Having empowered employees is the dream of every leader. All managers want people who show initiative by taking on and completing tasks with little guidance. Of course, the expectation is that these people will perform only in ways consistent with company objectives and values. And there lies the leadership challenge. Often the leadership has not done their part to empower the employees or, worse, has gotten in the way through micro-management.

Not all leaders have selfish intentions or poor skills; many simply haven't had the training, time or focus to create an environment of empowerment. Below are eight tips to help make your company a place where people feel good about stepping up and taking it on.

1. Foster Open Communication

So many companies are built on top-down communication from management. Employees in this environment feel there is no purpose in taking a stand, since they have no direct channel and don't feel they'll have an impact. As a leader, you may have clear direction and more experience, but that doesn't invalidate feedback and ideas from people on the front lines. Give employees structured ways to make their thoughts, feelings and observations known easily and regularly. Help them understand that their input is valued even if you decide to go a different way. Make sure you acknowledge them for sharing and reward valuable input that helps the company.

2. Reward Self-Improvement

Many leaders complain that employees are stagnant but do little to help them grow. In such cases, somehow management has the idea that promotion and money are sufficient to get people to advance. More often than not, people don't have the resources or knowledge of what to do. Many entrepreneurs are so accustomed to self-improvement that they assume everyone thinks the same way. Budget dollars and time toward management and personal development training. Help employees set a plan for growth and reward them as they advance. They'll be grateful and apply their newly-learned skills as they step up to leadership opportunities.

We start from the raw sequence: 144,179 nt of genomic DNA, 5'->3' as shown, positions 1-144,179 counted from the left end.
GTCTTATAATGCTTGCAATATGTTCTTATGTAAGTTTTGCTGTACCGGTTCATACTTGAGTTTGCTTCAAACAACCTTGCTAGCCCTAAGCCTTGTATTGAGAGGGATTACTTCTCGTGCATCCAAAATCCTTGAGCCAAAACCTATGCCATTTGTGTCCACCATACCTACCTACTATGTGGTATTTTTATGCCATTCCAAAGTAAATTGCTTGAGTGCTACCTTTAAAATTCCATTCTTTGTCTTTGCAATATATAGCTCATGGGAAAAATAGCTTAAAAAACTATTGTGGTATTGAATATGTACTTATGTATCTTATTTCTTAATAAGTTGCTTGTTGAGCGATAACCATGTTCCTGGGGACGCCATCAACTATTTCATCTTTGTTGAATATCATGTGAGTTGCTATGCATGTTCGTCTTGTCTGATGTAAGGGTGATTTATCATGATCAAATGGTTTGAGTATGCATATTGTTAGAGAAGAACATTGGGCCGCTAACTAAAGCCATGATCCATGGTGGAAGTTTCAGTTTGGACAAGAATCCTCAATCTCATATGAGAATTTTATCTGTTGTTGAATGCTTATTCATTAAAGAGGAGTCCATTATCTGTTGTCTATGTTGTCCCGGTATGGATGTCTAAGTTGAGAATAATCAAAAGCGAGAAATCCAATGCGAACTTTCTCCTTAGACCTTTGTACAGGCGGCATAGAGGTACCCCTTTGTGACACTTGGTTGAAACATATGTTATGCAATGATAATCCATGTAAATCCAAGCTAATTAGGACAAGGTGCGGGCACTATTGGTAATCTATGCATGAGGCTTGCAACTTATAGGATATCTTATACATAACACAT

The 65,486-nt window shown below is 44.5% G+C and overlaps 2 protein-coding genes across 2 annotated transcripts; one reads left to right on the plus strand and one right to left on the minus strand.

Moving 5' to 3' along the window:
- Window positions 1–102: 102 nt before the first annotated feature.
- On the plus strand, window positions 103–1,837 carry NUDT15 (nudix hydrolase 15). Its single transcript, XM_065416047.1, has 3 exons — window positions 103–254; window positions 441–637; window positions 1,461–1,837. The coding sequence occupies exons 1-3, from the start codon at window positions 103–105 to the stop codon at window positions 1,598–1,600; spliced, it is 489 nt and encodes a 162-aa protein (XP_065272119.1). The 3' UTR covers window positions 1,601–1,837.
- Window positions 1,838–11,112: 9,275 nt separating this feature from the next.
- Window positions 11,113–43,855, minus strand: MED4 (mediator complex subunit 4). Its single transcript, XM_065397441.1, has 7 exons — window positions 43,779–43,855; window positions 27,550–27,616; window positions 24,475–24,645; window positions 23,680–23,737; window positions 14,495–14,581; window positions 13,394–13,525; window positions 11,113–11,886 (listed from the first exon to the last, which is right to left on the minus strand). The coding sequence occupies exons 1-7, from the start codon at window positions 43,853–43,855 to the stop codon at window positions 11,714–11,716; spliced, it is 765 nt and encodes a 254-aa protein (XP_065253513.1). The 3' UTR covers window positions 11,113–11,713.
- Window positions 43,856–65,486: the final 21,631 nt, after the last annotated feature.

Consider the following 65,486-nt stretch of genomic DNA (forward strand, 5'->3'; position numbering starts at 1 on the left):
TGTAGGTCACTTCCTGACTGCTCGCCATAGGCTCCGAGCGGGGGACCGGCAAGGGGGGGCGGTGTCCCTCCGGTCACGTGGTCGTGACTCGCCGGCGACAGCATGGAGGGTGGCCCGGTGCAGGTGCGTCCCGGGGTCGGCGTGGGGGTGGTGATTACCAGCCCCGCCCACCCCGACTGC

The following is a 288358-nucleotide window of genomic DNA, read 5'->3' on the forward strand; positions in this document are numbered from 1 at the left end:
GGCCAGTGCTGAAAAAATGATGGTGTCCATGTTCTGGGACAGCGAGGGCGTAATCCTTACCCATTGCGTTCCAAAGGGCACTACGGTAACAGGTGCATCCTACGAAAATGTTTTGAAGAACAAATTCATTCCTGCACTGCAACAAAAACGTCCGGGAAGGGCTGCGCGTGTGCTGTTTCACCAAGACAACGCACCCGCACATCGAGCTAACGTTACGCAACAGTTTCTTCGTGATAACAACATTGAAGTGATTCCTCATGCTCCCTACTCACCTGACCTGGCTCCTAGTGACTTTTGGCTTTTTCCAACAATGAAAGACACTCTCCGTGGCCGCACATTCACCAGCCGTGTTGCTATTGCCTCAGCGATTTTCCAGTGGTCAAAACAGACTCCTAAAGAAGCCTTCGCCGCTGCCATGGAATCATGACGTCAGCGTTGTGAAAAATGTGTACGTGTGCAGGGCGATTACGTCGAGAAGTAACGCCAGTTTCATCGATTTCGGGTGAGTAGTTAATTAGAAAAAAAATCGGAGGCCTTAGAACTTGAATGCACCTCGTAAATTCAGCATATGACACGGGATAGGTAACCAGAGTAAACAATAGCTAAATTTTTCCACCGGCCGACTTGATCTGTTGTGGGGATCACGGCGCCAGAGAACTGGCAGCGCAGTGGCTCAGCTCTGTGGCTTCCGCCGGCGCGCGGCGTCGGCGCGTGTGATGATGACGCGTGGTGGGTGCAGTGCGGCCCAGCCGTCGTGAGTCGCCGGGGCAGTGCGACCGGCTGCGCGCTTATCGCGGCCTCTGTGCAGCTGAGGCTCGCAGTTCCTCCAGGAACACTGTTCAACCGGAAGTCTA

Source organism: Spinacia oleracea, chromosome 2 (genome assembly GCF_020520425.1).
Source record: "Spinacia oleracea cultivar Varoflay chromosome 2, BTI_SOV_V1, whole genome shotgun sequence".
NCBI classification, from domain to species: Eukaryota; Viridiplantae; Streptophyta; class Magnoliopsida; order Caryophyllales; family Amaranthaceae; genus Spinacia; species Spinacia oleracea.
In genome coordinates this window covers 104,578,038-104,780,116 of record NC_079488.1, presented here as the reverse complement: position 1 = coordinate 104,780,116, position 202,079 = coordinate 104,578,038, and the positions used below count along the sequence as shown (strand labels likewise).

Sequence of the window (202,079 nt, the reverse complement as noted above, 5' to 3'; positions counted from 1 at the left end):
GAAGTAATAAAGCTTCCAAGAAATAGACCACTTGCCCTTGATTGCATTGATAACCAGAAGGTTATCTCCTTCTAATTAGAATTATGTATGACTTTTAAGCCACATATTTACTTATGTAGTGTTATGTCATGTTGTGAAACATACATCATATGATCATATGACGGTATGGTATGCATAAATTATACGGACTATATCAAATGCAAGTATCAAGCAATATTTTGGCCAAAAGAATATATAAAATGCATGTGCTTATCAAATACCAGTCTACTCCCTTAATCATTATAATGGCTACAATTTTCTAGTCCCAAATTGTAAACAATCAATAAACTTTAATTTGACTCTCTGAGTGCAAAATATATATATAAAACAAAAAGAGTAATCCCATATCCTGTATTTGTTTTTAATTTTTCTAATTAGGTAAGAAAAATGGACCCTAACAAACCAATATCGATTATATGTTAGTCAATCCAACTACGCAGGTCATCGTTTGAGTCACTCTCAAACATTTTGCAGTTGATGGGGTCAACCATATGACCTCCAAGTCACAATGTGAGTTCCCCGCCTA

3. Encourage Safe Failure

Many employees, by their very nature, are risk-adverse.  That's why they are employees and not entrepreneurs. If they work in an environment where the boss is always correcting them before they have a chance to execute, they will constantly look for approval before taking action or, worse, simply avoid any new or dynamic action. Give employees the opportunity to try new things in a way that doesn't put the company in danger. Create milestone checkpoints or set up laboratory environments where people can test new ideas and learn from the failures as well as the successes. Then your employees will gain understanding and feel comfortable innovating.

4. Provide Plenty of Context

Most leaders carry lots of information in their brains. Unfortunately, many employees don't get the benefit of all that information, yet they are expected to take action and make good decisions as if they understood every nuance. Great leaders figure out how to extract the important information from their minds and share it in a structured and consistent manner. An employee who clearly understands the core values, purpose and direction of the company can easily make consistent decisions and take appropriate action at any junction. It's on you as the leader to impart your vision. That's how you lead.

5. Clearly Define Roles

People who don't know what they are supposed to do can't do it very well. Additionally, they need to know their boundaries so they don't step on others' toes or create inefficiency through redundancy. Establish specific roles and responsibilities with employees so all are clear and can work together cooperatively.

6. Require Accountability

People need to know when they are meeting expectations and, more importantly, when they are not. No one will maintain accountability if they don't understand the consequences of failure. And if they see others not being held accountable, they will see little need to make the extra effort for success. Be consistent and diligent in your measurement and rewards so employees are motivated to do their best.

7. Support Their Independence

A leader who is constantly looking over the shoulder of employees is little more than a babysitter. Give your employees reasons and opportunity to stretch out on their own and even lead others. They may stumble, but they'll learn a lot and build the respect of their colleagues while preparing to be great empowering leaders themselves someday.

8. Appreciate Their Efforts

Yes, it's true that people get paid for the job. But the best employees don't work at your company just for the money. Empowered people need a greater level of satisfaction than simply financial stability. They need to feel that leadership appreciates their contribution and values their participation. Don't be shy about finding ways to say "thank you" or celebrating the good things your employees do. If they have to ask how they are doing, you are doing your job poorly as a leader.

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